U.S.-Africa Summit: How African Americans Can Invest in Africa
Black Enterprise Magazine September/October 2018 Issue

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Rosa Whitaker, first assistant U.S. trade representative for Africa in George W. Bush and Bill Clinton administrations (Image: File)

The largest ever contingent of African heads-of-state assembled in Washington, D.C. the week of Aug. 4 for the U.S.-Africa Summit, the first time the United States has ever hosted a summit of that magnitude for representatives from Africa.

More than fifty African leaders and hundreds of corporate executives and entrepreneurs descended on the nation’s capital looking to increase private sector investment and expand trade.

Though the event is being hailed as an unprecedented success and a defining moment in U.S.-Africa relations, there was a glaring omission in the massive turnout that has turned into a key narrative about the summit: the limited representation of African-American businesses and entrepreneurs. The prevailing thought is that entrepreneurs of color are reluctant to engage the continent as a prime location for generating revenue—a notion that is mind-boggling when one considers the shared bonds of history and heritage.

Another underlying thread was the nagging suspicion that the U.S may be joining the “invest in Africa” party a little late.

BlackEnterprise.com spoke with four people with unique insight on these two key issues: Valerie Jarrett, senior White House adviser; Olusegun Aganga, Nigeria’s minister of industries and trade; Danladi Verheijen, managing director at Verod Capital; a leading investment firm in Lagos, Nigeria and Rosa Whitaker, the first ever Assistant U.S. Trade Representative for Africa in the George W. Bush and Clinton administrations.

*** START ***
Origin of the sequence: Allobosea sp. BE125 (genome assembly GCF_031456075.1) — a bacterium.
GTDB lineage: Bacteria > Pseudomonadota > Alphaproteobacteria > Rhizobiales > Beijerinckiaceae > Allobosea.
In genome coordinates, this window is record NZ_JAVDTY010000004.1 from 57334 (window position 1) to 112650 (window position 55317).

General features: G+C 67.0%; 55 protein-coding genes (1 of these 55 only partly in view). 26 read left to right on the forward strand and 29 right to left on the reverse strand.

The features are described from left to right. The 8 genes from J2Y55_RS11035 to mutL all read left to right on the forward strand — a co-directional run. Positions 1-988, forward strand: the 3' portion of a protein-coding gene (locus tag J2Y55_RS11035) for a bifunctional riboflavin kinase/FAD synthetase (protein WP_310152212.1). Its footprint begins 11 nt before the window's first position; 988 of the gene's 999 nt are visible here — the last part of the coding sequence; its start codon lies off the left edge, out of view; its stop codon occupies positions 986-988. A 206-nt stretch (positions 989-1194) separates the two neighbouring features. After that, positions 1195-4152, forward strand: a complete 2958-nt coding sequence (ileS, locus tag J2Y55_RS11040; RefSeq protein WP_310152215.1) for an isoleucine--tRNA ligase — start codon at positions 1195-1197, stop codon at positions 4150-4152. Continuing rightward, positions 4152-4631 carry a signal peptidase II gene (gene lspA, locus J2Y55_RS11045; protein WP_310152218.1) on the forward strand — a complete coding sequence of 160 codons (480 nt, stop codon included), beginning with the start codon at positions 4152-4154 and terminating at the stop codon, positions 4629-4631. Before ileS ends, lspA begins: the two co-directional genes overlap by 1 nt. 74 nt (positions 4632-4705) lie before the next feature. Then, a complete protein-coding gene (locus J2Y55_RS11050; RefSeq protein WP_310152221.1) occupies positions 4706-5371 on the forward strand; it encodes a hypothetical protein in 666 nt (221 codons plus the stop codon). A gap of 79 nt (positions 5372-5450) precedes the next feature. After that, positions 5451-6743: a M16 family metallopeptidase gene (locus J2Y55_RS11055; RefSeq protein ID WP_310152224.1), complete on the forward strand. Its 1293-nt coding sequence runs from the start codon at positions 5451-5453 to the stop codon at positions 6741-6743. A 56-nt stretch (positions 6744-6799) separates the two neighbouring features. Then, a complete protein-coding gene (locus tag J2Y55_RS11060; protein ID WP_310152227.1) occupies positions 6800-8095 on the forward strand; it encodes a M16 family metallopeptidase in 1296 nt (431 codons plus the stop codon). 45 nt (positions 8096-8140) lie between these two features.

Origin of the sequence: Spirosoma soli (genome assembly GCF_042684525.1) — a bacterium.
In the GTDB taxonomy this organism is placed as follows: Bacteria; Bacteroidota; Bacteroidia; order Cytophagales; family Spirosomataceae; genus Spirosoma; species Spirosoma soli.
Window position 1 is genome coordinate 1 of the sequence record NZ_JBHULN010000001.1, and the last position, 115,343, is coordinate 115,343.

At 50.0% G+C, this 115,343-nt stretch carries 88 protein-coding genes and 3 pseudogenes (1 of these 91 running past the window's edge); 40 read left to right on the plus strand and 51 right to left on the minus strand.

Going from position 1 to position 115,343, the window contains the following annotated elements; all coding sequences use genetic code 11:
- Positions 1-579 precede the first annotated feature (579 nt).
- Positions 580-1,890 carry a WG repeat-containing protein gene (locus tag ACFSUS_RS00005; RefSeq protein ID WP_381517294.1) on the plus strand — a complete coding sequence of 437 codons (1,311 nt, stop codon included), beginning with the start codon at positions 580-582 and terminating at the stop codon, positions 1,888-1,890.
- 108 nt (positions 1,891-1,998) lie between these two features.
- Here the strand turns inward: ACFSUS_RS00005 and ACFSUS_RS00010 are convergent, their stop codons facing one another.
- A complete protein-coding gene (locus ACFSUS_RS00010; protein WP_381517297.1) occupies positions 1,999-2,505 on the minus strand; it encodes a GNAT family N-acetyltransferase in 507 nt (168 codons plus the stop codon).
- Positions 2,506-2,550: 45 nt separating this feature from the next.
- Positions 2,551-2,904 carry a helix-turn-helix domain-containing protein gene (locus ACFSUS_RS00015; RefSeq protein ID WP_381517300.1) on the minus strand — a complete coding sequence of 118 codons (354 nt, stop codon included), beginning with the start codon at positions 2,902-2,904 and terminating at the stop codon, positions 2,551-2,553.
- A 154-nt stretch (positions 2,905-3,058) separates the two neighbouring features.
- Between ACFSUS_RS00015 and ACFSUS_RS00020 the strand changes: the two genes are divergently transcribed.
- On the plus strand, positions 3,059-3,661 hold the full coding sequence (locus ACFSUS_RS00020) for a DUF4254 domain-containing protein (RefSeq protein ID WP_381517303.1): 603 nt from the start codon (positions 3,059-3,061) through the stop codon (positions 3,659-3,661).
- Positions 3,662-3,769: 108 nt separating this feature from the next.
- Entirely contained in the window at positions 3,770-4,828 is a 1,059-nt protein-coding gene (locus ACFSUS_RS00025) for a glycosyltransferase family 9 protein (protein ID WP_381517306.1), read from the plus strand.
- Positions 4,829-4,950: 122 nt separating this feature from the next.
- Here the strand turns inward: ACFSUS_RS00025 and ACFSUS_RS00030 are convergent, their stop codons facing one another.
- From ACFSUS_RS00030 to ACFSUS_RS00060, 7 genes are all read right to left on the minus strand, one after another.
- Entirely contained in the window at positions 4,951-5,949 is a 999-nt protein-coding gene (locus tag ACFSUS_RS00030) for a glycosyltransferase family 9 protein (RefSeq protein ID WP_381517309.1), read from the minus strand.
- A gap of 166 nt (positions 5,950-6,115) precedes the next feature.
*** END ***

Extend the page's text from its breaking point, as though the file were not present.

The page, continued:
On the issue of whether the U.S should have engaged Africa sooner, Aganga says, “President Obama implied the same thing when he delivered his speech at the Mandarin Hotel. This should have been done years ago. But we have welcomed the United States into the country with open arms. What we should turn our attention to is how to use this momentum to facilitate the process. The U.S can leapfrog other nations doing business in the continent simply because of their reputation for quality products.”

Find out Senior White House Adviser Valerie Jarrett’s insights on U.S. investment in Africa on the next page …

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